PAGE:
This setup allows for moments where I literally laughed out loud. Some of the townspeople are just begging to be picked on, like the shopkeeper who chases you with a broom or the lady who has filled her yard with tacky lawn ornaments. There’s a vaguely anti-authoritarian vibe to the whole game, where you get to rain chaos on people who like things to be in their own place and will not abide any minor changes, thank you very much. The village is rendered with a stuffy British air, and it feels really satisfying to bring down everyone’s property value a bit. The presentation, while suffering here and there from things like characters clipping into each other, is generally really nice looking. It’s done in a cell-shaded style with excellent animations and graphical cues, making the game super easy to comprehend and pick up.
A lot of that last part comes down to the actual design of the game. This is one of those titles that does a great job of teaching you how to play. It places you in distinct areas of the town, what in game terms are basically levels. After giving you a series of goals to accomplish, it will eventually give you another task that will open up the next area. It’s not exactly a seamless open world, but it feels like a cohesive whole, which is what counts. The four areas in the game all build off of each other expertly. The slow build in complexity makes each successive objective that much more satisfying. And without spoiling the fun, it ties together in a finale that almost made me want to stand up and applaud. It forces the player to draw on all of the mechanical lessons they have learned, while still taking the whole narrative full circle in a satisfying and hilarious way.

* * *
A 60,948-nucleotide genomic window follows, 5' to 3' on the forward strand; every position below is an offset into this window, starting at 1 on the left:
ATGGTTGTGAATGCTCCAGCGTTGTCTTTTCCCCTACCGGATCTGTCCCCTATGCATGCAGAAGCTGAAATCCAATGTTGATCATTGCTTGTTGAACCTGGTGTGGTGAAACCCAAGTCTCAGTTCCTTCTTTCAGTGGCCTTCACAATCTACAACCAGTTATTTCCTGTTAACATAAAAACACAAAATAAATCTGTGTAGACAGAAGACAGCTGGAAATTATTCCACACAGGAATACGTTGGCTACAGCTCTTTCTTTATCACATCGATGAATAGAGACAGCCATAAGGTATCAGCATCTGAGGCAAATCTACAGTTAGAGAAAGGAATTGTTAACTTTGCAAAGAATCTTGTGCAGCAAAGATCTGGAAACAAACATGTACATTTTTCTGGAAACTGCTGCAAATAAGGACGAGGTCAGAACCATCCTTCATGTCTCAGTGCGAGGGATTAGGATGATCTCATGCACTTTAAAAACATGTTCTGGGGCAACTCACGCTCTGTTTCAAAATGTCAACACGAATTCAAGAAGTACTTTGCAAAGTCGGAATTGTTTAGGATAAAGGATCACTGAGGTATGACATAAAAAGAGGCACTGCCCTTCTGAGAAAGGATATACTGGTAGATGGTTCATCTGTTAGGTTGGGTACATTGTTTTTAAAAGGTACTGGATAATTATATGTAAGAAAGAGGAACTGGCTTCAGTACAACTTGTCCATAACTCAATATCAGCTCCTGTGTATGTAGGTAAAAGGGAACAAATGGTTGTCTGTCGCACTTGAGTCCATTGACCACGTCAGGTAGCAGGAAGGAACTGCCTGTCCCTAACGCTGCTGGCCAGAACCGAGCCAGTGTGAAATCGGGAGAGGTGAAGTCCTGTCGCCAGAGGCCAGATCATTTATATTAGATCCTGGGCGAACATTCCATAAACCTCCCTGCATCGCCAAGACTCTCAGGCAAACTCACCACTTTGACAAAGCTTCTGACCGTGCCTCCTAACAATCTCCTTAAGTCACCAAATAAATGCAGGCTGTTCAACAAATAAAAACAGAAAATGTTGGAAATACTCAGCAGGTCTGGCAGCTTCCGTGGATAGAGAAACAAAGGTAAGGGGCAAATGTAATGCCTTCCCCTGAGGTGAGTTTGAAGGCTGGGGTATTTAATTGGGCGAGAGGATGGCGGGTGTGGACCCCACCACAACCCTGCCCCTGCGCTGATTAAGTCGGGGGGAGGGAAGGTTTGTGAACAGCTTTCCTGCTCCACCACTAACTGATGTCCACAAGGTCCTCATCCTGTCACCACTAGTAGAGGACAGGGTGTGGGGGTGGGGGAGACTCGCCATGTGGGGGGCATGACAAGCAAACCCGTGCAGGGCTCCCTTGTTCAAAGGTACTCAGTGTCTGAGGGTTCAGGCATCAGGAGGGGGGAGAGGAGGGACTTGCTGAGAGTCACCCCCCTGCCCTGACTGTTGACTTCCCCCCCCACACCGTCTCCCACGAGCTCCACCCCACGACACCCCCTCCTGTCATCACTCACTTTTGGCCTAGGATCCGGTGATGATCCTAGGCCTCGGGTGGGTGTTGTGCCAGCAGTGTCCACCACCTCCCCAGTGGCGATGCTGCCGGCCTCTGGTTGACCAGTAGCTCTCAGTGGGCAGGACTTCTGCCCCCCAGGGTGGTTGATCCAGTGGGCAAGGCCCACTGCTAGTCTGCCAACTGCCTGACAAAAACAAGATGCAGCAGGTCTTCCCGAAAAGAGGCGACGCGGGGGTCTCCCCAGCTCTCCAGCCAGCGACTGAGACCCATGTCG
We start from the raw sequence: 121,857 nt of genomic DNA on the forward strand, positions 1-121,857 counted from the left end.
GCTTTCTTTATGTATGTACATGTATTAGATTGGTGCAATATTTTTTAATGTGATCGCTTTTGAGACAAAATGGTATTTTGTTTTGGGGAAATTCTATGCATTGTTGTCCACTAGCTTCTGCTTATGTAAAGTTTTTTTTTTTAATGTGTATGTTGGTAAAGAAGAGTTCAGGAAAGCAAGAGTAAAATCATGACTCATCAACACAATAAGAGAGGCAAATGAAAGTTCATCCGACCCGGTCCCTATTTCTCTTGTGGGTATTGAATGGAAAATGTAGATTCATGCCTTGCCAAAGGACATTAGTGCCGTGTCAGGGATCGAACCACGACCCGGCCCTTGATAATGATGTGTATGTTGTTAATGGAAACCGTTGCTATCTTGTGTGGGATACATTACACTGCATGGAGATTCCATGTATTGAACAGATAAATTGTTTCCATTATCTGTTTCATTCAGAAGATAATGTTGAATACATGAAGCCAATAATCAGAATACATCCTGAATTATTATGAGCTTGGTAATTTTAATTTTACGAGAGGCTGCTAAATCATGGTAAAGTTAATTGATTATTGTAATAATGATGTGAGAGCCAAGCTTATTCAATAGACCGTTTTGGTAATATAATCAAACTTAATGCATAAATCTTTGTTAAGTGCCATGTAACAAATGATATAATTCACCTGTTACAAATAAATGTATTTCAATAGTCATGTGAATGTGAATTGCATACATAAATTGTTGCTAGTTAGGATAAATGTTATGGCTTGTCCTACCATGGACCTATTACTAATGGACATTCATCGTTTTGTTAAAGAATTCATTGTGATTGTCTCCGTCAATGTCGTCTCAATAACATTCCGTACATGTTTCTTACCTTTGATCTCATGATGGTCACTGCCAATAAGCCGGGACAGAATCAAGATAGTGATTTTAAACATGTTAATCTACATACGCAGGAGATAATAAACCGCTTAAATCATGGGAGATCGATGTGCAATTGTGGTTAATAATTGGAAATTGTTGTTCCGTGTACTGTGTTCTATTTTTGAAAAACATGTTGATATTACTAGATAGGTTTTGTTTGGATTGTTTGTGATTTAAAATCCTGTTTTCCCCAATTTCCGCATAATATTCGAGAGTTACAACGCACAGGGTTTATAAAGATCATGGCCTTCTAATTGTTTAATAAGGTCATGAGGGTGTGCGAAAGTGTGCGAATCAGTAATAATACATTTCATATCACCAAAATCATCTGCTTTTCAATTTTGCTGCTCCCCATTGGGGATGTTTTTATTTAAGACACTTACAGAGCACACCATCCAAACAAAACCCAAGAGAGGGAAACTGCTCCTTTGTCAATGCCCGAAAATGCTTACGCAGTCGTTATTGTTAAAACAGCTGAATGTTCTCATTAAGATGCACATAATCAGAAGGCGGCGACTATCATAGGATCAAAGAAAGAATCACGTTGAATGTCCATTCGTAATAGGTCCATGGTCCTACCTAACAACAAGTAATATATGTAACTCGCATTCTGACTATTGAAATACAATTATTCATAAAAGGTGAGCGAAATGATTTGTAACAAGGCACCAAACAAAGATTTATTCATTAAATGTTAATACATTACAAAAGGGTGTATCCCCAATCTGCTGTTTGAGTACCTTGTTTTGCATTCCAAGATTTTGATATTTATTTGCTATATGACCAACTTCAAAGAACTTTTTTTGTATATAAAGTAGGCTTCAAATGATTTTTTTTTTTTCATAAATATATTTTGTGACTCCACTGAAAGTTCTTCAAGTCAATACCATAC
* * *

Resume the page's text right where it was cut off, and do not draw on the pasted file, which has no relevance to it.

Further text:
In this regard the game reminded me of another short, punchy puzzle game that captured gamers’ imaginations and led to a hundred tired memes: Portal. Like Valve’s classic game, the power of Untitled Goose Game comes down partly to its acknowledgment of its limits. It has a strong concept that it returns to over and over again, building on it in ways that also serve to generate some black-hearted laughs. And just when you begin thinking you’ve had enough, it has the good sense to end. To be sure, this is a very short game, taking me perhaps 2-3 hours to work through the main story. (There are bonus objectives to play after the finale too.) But at no point does it overstay its welcome, and I never felt like it was holding out on the good stuff just to make sure I had so many hours of play. I’m in my mid-30s now, and my gaming time is valuable. Untitled Goose Game respects its audience enough to use its concept for all its worth and get out before it overstays its welcome.
I don’t want to praise Untitled Goose Game too much, because a huge part of its power is in its modest intentions. This is not a triple A title, and a lot of people will balk at paying $15-$20 for about three hours of play. But in that three hours I laughed out loud numerous times, and it encouraged me to experiment and goof around in a way that few other games do. Anyone who has ever dealt with geese in real life knows what a pain they can be, but after seeing things from the goose’s perspective I can kind of see why they act like that.